Increasing surface area has no effect on buoyancy. Changing volume does have an effect. When I was young and skinny, I could sink to the bottom if I just let most of the air out of my lungs. But I still couldn't float properly even with full lungs until I learned to push the air in my lungs closer to my center of mass. If you don't have enough lung capacity to fill your lungs with air and thereby reduce your mass-to-volume ratio to less than that of water, you will sink. If your buoyancy is slightly positive and your center of mass is below your center of buoyancy (tends to be somewhere in the lung area), then your feet will sink and the top of your head will stay just above the water surface.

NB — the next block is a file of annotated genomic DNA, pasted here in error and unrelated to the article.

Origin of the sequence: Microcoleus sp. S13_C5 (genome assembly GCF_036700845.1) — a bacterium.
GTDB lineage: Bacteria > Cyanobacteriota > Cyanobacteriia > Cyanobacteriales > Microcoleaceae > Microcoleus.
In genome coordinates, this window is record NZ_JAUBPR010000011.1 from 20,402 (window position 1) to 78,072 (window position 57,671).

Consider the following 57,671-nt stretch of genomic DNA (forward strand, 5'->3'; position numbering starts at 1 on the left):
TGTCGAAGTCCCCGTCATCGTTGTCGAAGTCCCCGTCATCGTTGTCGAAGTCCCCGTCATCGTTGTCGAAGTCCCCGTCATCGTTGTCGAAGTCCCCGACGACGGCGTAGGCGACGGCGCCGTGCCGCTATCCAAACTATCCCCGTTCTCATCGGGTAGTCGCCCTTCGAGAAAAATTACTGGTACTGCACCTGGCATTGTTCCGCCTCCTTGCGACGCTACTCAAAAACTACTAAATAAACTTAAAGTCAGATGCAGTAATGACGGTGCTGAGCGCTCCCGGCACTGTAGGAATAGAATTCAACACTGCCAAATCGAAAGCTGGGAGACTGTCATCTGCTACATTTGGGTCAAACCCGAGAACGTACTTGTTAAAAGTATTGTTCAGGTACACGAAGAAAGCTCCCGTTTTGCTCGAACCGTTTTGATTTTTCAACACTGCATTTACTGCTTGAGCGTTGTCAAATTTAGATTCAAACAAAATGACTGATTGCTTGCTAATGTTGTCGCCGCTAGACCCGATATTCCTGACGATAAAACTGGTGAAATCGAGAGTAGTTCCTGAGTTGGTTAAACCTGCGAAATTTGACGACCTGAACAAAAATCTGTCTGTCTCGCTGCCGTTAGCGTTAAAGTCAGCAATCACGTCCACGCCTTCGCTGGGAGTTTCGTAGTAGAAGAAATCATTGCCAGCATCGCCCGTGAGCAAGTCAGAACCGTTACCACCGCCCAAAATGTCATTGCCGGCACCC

Most people tense their stomach muscles when they're not relaxed. If you relax your stomach muscles, your diaphragm can move downward (that is, toward your navel) and thereby move your center of buoyancy the same direction. Alternatively, if you stretch your arms above your head (that is, away from your navel), you're moving your center of mass upward toward your center of buoyancy. Full lungs, arms above your head, and relaxing your belly muscles should make you float just fine.